The Book of Woe: The DSM and the Unmaking of Psychiatry by Gary Greenberg For more than two years, author and psychotherapist Gary Greenberg has embedded himself in the war that broke out over the fifth edition of the Diagnostic and Statistical Manual of Mental Disorders – the DSM – the American Psychiatric Association’s compendium of mental illnesses and what Greenberg calls “the book of woe.”
Since its debut in 1952, the DSM has been frequently revised, and with each revision, the “official” view on which psychological problems constitute mental illness. Homosexuality, for instance, was a mental illness until 1973, and Asperger’s gained recognition in 1994 only to see its status challenged nearly twenty years later. DSM-5, the newest iteration, has shaken psychiatry to its foundations. The APA has taken fire from loyal former leaders for extending the reach of psychiatry into daily life by encouraging doctors to diagnose more illnesses and prescribe more therapies – often medications whose efficacy is unknown and whose side effects are severe. Critics, including Greenberg, argue that the APA should not have the naming rights to psychological pain or rights to the hundreds of millions of dollars the organization earns, especially when even the DSM’s staunchest defenders acknowledge that the disorders listed in the book are not real illnesses.
Greenberg’s account of the history behind the DSM, which has grown from pamphlet-sized to encyclopedic since it was first published, with his behind-the-scenes reporting of the deeply flawed process by which the DSM-5 has been revised, is both riveting and disturbing. Anyone who has received a diagnosis of mental disorder, filed a claim with an insurer, or just wondered whether daily troubles qualify as true illness should know how the DSM turns suffering into a commodity, and the APA into its own biggest beneficiary. Invaluable and informative, The Book of Woe is bound to spark intense debate among expert and casual readers alike.
Double Cross: The True Story of the D-Day Spies by Ben Macintyre Ben Macintyre told the true stories of a remarkable World War II double agent and of how the Allies employed a corpse to fool the Nazis and assure a decisive victory. In Double Cross, Macintyre returns with the untold story of the grand final deception of the war and of the extraordinary spies who achieved it.
On June 6, 1944, 150,000 allied troops landed on the beaches of Normandy and suffered an astonishingly low rate of casualties. D-Day was a stunning military accomplishment, but it was also a masterpiece of trickery. Operation fortitude, which protected and enabled the invasion, and the Double Cross system, which specialized in turning German spies into double agents, tricked the Nazis into believing that the Allies would attack at Calais and Norway rather than Normandy. It was the most sophisticated and successful deception operation ever carried out, ensuring that Hitler kept an entire army awaiting a fake invasion, saving thousands of lives and securing an Allied victory at the most critical juncture in the war.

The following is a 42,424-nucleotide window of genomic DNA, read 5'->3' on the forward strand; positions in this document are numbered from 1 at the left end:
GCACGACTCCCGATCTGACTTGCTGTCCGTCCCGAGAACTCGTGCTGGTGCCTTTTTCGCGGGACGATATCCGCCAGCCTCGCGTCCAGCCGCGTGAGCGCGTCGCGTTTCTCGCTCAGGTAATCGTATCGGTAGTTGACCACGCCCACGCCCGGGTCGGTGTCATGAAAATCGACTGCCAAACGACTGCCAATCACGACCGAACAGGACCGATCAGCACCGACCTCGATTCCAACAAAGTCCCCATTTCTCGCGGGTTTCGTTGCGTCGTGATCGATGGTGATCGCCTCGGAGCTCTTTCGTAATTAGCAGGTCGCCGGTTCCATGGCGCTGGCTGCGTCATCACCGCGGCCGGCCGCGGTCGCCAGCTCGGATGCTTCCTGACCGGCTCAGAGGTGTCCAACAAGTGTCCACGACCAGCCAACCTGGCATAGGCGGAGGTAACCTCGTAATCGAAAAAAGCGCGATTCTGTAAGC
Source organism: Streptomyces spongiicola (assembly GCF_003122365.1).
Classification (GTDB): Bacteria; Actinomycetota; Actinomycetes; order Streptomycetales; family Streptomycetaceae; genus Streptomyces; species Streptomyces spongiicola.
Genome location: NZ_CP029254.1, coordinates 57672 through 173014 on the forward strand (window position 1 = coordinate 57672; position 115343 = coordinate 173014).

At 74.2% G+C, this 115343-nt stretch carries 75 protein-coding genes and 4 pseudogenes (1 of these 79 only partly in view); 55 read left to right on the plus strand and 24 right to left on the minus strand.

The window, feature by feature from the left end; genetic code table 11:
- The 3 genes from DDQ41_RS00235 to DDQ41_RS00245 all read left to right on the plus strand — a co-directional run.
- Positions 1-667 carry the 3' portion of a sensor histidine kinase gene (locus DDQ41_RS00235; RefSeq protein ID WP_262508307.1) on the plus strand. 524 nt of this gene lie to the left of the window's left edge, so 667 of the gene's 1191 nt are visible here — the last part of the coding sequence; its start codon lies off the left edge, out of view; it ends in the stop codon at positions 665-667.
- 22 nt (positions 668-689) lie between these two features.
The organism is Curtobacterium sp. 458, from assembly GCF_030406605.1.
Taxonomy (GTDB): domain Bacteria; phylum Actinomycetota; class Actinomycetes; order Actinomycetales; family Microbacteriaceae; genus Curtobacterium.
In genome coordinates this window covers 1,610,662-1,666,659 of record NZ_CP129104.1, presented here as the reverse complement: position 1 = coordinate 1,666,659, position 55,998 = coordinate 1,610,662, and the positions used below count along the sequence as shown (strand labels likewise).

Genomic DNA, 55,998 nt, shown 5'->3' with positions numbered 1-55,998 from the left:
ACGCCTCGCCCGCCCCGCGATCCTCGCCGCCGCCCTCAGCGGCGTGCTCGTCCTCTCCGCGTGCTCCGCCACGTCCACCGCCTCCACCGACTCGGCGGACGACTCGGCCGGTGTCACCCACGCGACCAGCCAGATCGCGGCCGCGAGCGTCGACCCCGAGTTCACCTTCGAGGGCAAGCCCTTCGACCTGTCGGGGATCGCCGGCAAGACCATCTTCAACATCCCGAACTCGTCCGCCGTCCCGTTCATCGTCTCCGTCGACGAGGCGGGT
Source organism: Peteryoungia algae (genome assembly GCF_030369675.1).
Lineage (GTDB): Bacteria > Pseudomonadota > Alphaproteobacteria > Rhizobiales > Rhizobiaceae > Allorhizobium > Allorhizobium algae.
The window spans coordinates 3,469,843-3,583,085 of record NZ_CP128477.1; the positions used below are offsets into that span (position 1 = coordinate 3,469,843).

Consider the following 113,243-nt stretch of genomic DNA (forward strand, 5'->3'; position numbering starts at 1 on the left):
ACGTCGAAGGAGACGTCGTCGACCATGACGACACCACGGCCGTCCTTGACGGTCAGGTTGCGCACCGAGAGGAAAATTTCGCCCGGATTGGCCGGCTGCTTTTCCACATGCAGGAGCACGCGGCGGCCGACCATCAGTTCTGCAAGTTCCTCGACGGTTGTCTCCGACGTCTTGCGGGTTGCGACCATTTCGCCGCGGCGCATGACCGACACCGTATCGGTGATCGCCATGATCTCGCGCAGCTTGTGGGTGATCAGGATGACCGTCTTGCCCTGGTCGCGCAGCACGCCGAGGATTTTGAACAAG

The story of D-Day has been told from the point of view of the soldiers who fought in it, the tacticians who planed it, and the generals who led it. But this epic event in world history has never before been told from the perspectives of the key individuals in the Double Cross system. These include its director (a brilliant, urbane intelligence officer), a colorful assortment of M15 handlers (as well as their counterparts in Nazi intelligence), and the five spies who formed Double Cross’s nucleus: a dashing Serbian playboy, a Polish fighter pilot, a bisexual Peruvian party girl, a deeply eccentric Spaniard with a diploma in chicken farming, and a volatile Frenchwoman whose obsessive love for her pet dog very nearly wrecked the entire plan. The D-Day spies were, without question, one of the oddest military units ever assembled, and their success depended on the delicate, dubious relationshp between spy and spymaster, both German and British. Their enterprise was saved from catastrophe by a shadowy sixth spy whose heroic sacrifice is revealed here for the first time.
With the same depth of research, eye for the absurd, and masterful storytelling that have made Ben Macintyre an international bestselling author, Double Cross is a captivating narrative of the spies who wove a web so intricate it ensnared Hitler’s army and carried thousands of D-Day troops across the Channel in safety.
*Book descriptions are from the book jackets themselves and are not the intellectual property of this publication.